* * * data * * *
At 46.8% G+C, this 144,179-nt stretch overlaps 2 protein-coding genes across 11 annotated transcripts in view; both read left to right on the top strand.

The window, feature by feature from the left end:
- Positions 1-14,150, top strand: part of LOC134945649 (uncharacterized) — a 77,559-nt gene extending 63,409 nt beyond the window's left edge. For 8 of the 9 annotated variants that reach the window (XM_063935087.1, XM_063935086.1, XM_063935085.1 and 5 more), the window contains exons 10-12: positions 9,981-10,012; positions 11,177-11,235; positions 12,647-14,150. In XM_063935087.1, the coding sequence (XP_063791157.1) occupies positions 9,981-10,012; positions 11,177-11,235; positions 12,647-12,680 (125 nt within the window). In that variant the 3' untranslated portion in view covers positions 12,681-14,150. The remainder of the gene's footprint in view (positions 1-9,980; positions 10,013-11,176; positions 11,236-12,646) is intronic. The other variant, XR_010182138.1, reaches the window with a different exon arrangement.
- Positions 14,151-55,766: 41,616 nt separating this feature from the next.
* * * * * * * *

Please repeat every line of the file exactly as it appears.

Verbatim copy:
At 46.8% G+C, this 144,179-nt stretch overlaps 2 protein-coding genes across 11 annotated transcripts in view; both read left to right on the top strand.

The window, feature by feature from the left end:
- Positions 1-14,150, top strand: part of LOC134945649 (uncharacterized) — a 77,559-nt gene extending 63,409 nt beyond the window's left edge. For 8 of the 9 annotated variants that reach the window (XM_063935087.1, XM_063935086.1, XM_063935085.1 and 5 more), the window contains exons 10-12: positions 9,981-10,012; positions 11,177-11,235; positions 12,647-14,150. In XM_063935087.1, the coding sequence (XP_063791157.1) occupies positions 9,981-10,012; positions 11,177-11,235; positions 12,647-12,680 (125 nt within the window). In that variant the 3' untranslated portion in view covers positions 12,681-14,150. The remainder of the gene's footprint in view (positions 1-9,980; positions 10,013-11,176; positions 11,236-12,646) is intronic. The other variant, XR_010182138.1, reaches the window with a different exon arrangement.
- Positions 14,151-55,766: 41,616 nt separating this feature from the next.